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After two gov't bailouts, Italy's Alitalia airline is again bankrupt

By Doug G. Ware
After two gov't bailouts, Italy's Alitalia airline is again bankrupt
An Alitalia jetliner taxis in Miami in 1996 after sustaining damage to its nose cone in flight. Tuesday, the flagship carrier filed for bankruptcy after employees voted to reject a restructuring plan. File Photo by Jeff Widener/UPI | License Photo

May 2 (UPI) -- Less than a decade after twice being financially rescued by the Italian government, flagship airline Alitalia on Tuesday again filed for bankruptcy -- and now faces possibly the end of the line following a turbulent run of difficulties.

Alitalia, one of Europe's most troubled airlines in recent years, made the move after employees voted to reject the carrier's restructuring plan, which would have included job and salary cuts in an attempt to secure new funding.

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"Alitalia's shareholders meeting, convened today, noted with deep regret the outcome of the referendum among the employees," the airline said in a statement. "The negative vote has determined the inability to implement the relaunch and restructuring of the Company."

The Italian government on Tuesday approved Alitalia's proposal to again enter bankruptcy -- as well as more than $650 million in funds to keep the airline operating in the interim.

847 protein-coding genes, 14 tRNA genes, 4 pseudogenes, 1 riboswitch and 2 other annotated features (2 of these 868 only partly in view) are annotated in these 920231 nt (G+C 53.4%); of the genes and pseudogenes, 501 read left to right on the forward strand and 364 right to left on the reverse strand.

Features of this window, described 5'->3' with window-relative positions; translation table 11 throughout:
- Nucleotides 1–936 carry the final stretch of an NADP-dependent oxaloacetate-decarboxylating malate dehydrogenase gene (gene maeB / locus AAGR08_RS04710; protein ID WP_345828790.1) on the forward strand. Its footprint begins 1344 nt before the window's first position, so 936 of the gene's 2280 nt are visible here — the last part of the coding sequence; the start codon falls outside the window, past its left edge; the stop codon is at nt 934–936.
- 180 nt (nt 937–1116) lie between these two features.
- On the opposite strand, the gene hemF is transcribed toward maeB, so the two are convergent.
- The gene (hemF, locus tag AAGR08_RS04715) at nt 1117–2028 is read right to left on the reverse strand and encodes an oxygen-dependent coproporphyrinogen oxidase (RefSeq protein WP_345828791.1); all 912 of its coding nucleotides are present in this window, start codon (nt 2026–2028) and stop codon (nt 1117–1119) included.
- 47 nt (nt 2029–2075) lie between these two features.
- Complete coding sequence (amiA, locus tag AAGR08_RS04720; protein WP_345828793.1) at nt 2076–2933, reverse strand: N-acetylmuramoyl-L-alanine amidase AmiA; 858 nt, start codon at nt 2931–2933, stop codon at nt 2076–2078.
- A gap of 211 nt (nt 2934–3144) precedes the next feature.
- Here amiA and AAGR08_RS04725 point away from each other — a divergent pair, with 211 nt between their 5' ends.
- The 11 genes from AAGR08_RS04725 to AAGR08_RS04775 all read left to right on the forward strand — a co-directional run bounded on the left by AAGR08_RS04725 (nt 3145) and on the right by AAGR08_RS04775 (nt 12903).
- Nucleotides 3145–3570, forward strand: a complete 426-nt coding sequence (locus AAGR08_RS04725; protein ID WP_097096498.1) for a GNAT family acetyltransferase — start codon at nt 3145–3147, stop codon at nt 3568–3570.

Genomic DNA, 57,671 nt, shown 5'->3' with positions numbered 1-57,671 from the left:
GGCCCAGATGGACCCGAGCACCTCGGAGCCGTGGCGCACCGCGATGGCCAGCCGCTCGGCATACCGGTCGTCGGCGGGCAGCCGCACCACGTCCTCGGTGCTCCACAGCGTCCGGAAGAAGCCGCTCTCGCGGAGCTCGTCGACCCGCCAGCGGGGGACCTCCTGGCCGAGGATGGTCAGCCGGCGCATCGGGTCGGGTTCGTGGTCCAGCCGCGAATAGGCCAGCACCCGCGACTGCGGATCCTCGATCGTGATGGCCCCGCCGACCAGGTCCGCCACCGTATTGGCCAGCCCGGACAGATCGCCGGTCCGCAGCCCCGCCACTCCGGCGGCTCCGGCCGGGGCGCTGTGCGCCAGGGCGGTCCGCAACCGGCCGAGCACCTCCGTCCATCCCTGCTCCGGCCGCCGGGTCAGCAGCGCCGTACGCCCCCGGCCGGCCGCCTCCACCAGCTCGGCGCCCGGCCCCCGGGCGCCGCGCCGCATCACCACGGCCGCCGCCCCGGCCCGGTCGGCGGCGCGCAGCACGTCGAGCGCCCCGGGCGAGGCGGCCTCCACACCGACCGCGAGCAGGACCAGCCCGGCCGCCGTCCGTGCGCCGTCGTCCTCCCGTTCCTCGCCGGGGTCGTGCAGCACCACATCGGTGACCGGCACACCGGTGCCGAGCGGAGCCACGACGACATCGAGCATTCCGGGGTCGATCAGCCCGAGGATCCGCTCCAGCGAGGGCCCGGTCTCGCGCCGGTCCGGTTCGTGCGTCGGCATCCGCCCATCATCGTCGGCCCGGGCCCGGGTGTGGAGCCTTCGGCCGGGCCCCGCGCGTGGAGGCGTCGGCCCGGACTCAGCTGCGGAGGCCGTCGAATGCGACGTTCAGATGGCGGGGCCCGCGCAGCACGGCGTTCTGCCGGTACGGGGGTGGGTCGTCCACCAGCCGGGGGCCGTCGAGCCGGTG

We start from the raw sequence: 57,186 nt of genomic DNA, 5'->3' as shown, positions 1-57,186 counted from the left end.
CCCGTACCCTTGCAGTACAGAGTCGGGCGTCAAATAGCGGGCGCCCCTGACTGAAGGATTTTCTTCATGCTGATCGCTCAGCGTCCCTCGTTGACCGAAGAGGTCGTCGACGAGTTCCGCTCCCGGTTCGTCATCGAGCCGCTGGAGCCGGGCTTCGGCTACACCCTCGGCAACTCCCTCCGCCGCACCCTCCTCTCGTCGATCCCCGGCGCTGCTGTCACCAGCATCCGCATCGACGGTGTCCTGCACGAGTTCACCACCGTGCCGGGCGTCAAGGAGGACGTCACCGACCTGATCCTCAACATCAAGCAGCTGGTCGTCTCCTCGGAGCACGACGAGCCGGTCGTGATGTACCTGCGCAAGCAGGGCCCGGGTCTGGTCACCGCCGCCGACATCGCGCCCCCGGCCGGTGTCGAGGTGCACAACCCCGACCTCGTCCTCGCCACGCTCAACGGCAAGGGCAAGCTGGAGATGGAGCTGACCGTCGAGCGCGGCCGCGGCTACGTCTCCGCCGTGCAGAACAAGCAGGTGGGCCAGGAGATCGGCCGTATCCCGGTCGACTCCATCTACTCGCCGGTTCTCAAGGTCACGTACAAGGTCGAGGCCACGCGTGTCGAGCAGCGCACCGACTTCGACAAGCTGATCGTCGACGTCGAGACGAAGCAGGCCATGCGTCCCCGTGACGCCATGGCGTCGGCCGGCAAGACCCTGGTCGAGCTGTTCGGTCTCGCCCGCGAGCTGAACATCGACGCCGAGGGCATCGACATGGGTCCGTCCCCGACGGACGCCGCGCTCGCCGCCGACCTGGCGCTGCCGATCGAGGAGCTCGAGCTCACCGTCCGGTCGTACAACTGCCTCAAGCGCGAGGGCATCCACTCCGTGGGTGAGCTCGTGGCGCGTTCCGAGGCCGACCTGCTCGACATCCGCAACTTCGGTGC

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"The Board of Directors ... having acknowledged the serious economic and financial situation of the Company, of the unavailability of the shareholders to refinance, and of the impossibility to find in a short period of time an alternative, has decided unanimously to proceed with the filing," Alitalia's statement said.

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The move marks the latest obstacle for Alitalia in returning to profitability. In 2008, the Italian government rescued the carrier with a financial bailout -- and did so again in 2012. Without any assurance that the airline will survive this bout with bankruptcy, shareholders balked at the prospect of continuing to dish out money.

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"We have done all we could to support Alitalia, as a minority shareholder, but it is clear this business requires fundamental and far-reaching restructuring to survive and grow in future," James Hogan, an executive at Alitalia partner Etihad, said Tuesday. "Without the support of all stakeholders for that restructuring, we are not prepared to continue to invest."

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In its previous bailouts, Alitalia even received the support of former Pope Benedict XVI, who regularly flew with the airline. Italian taxpayers have spent more than $7.6 billion over the last decade for the carrier's troubles.

Founded in 1946, Alitalia grew into one of Europe's largest carriers and flew mainly out of Leonardo da Vinci-Fiumicino Airport in Rome.

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